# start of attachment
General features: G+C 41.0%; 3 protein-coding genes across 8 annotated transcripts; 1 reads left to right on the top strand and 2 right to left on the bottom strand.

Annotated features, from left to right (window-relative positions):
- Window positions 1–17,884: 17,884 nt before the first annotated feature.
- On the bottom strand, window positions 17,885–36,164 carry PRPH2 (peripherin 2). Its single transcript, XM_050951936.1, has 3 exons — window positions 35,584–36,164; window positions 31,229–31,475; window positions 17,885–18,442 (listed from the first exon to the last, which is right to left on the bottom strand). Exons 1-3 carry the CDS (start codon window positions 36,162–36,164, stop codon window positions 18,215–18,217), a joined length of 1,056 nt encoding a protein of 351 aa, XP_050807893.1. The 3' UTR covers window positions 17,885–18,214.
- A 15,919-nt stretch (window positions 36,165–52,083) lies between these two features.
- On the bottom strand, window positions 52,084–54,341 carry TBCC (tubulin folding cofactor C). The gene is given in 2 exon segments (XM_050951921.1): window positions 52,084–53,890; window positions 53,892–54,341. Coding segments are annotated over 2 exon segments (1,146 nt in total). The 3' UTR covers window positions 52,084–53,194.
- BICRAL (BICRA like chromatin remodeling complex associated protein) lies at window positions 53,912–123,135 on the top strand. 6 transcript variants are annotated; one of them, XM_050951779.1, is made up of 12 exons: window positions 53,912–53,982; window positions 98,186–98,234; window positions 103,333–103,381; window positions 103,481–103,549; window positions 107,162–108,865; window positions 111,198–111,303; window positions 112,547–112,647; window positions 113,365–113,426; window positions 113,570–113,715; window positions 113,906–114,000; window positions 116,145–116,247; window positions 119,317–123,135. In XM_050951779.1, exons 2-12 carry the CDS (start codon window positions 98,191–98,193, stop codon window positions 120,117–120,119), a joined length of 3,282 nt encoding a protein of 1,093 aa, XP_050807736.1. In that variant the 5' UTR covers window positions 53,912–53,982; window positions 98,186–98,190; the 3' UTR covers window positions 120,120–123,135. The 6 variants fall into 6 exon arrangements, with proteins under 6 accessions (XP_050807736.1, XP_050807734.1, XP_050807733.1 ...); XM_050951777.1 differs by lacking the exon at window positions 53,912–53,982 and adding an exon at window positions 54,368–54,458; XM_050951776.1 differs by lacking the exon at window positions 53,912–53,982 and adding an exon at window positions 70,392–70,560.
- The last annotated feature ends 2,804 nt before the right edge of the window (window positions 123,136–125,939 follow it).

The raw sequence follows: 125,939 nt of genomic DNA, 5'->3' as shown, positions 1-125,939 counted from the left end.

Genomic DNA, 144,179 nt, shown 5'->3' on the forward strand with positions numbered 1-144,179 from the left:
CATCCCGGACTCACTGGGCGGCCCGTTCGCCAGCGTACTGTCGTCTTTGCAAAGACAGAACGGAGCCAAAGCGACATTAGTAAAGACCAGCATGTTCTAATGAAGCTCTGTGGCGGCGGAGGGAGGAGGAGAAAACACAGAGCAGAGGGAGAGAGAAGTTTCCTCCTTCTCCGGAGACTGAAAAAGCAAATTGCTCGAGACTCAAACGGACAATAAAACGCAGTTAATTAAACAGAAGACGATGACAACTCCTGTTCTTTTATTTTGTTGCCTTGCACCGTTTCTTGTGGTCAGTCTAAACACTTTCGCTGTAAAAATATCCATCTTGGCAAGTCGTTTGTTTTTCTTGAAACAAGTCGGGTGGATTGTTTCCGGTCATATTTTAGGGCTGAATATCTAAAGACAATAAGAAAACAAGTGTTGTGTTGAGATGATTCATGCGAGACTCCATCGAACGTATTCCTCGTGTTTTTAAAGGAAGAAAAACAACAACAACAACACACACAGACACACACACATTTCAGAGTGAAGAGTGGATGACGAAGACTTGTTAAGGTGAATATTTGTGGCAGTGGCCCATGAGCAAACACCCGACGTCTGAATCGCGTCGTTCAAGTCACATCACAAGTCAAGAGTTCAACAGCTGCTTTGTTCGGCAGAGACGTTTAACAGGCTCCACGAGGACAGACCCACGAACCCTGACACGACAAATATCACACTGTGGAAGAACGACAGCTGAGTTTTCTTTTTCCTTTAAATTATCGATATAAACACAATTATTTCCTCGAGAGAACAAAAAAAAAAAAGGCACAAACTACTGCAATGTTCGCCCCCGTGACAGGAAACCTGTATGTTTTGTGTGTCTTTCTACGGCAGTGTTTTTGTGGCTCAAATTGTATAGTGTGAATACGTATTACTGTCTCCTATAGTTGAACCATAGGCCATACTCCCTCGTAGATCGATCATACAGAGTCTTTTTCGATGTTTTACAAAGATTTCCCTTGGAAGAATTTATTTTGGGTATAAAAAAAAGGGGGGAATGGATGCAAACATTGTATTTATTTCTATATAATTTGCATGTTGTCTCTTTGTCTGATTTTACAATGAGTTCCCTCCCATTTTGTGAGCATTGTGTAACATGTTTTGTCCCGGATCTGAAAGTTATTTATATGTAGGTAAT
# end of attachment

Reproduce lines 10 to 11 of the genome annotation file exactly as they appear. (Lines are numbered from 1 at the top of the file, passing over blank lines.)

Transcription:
Genomic DNA, 144,179 nt, shown 5'->3' on the forward strand with positions numbered 1-144,179 from the left:
CATCCCGGACTCACTGGGCGGCCCGTTCGCCAGCGTACTGTCGTCTTTGCAAAGACAGAACGGAGCCAAAGCGACATTAGTAAAGACCAGCATGTTCTAATGAAGCTCTGTGGCGGCGGAGGGAGGAGGAGAAAACACAGAGCAGAGGGAGAGAGAAGTTTCCTCCTTCTCCGGAGACTGAAAAAGCAAATTGCTCGAGACTCAAACGGACAATAAAACGCAGTTAATTAAACAGAAGACGATGACAACTCCTGTTCTTTTATTTTGTTGCCTTGCACCGTTTCTTGTGGTCAGTCTAAACACTTTCGCTGTAAAAATATCCATCTTGGCAAGTCGTTTGTTTTTCTTGAAACAAGTCGGGTGGATTGTTTCCGGTCATATTTTAGGGCTGAATATCTAAAGACAATAAGAAAACAAGTGTTGTGTTGAGATGATTCATGCGAGACTCCATCGAACGTATTCCTCGTGTTTTTAAAGGAAGAAAAACAACAACAACAACACACACAGACACACACACATTTCAGAGTGAAGAGTGGATGACGAAGACTTGTTAAGGTGAATATTTGTGGCAGTGGCCCATGAGCAAACACCCGACGTCTGAATCGCGTCGTTCAAGTCACATCACAAGTCAAGAGTTCAACAGCTGCTTTGTTCGGCAGAGACGTTTAACAGGCTCCACGAGGACAGACCCACGAACCCTGACACGACAAATATCACACTGTGGAAGAACGACAGCTGAGTTTTCTTTTTCCTTTAAATTATCGATATAAACACAATTATTTCCTCGAGAGAACAAAAAAAAAAAAGGCACAAACTACTGCAATGTTCGCCCCCGTGACAGGAAACCTGTATGTTTTGTGTGTCTTTCTACGGCAGTGTTTTTGTGGCTCAAATTGTATAGTGTGAATACGTATTACTGTCTCCTATAGTTGAACCATAGGCCATACTCCCTCGTAGATCGATCATACAGAGTCTTTTTCGATGTTTTACAAAGATTTCCCTTGGAAGAATTTATTTTGGGTATAAAAAAAAGGGGGGAATGGATGCAAACATTGTATTTATTTCTATATAATTTGCATGTTGTCTCTTTGTCTGATTTTACAATGAGTTCCCTCCCATTTTGTGAGCATTGTGTAACATGTTTTGTCCCGGATCTGAAAGTTATTTATATGTAGGTAAT